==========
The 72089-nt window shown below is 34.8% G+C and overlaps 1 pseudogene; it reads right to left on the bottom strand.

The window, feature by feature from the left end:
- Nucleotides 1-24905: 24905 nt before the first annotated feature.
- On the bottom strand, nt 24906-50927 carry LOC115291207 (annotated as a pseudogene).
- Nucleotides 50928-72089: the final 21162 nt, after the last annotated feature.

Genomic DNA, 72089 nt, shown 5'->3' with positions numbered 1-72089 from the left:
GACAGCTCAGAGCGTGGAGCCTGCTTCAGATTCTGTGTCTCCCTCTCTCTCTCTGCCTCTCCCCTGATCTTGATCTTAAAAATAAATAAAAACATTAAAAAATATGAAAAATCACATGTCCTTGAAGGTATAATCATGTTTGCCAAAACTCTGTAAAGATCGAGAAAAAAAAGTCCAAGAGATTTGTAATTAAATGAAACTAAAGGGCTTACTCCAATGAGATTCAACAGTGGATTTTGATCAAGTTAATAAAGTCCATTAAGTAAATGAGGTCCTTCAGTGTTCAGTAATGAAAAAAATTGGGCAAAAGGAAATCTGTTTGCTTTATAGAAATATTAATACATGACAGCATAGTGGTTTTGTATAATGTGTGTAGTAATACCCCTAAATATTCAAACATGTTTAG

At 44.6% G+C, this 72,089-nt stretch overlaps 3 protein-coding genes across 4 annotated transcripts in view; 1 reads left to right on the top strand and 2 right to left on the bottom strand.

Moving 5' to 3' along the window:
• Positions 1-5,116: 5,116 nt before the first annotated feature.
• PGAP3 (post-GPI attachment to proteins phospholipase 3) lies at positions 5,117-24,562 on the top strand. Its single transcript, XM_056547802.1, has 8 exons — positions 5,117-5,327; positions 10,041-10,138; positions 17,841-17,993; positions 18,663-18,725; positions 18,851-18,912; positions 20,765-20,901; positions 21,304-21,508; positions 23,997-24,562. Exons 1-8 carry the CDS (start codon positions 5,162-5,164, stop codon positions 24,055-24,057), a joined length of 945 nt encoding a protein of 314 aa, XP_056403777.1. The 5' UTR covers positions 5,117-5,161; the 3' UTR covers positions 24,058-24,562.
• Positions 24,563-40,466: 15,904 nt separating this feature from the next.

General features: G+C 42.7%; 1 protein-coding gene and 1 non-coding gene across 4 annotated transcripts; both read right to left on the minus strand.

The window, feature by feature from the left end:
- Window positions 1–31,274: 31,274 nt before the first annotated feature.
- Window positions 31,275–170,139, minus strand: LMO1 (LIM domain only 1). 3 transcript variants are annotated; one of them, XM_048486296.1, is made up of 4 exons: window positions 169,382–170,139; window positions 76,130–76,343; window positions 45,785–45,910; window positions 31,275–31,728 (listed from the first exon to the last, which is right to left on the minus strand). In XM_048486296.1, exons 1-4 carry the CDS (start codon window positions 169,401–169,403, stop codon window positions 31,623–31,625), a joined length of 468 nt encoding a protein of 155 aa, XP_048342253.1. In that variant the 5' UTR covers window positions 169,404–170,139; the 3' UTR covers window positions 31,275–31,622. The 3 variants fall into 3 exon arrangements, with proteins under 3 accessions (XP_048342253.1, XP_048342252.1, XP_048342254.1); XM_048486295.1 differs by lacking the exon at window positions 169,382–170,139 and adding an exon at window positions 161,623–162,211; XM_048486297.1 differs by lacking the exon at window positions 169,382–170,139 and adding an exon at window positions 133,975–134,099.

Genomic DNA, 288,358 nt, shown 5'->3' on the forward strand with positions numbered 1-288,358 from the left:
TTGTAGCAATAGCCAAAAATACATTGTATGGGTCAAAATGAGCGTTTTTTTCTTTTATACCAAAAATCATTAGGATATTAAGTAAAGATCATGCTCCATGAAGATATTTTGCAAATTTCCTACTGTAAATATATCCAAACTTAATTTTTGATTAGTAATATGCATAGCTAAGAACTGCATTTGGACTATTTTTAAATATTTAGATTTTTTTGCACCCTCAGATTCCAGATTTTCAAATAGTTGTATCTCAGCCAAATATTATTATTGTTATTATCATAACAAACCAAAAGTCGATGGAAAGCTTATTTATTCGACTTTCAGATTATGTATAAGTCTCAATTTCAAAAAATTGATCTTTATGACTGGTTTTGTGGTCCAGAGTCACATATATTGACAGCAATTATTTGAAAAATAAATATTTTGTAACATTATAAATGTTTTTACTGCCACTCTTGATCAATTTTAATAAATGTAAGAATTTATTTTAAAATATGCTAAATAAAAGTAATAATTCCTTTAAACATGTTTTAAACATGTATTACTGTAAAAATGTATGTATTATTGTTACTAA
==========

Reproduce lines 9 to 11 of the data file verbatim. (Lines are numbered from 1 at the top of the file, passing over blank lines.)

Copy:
Moving 5' to 3' along the window:
• Positions 1-5,116: 5,116 nt before the first annotated feature.
• PGAP3 (post-GPI attachment to proteins phospholipase 3) lies at positions 5,117-24,562 on the top strand. Its single transcript, XM_056547802.1, has 8 exons — positions 5,117-5,327; positions 10,041-10,138; positions 17,841-17,993; positions 18,663-18,725; positions 18,851-18,912; positions 20,765-20,901; positions 21,304-21,508; positions 23,997-24,562. Exons 1-8 carry the CDS (start codon positions 5,162-5,164, stop codon positions 24,055-24,057), a joined length of 945 nt encoding a protein of 314 aa, XP_056403777.1. The 5' UTR covers positions 5,117-5,161; the 3' UTR covers positions 24,058-24,562.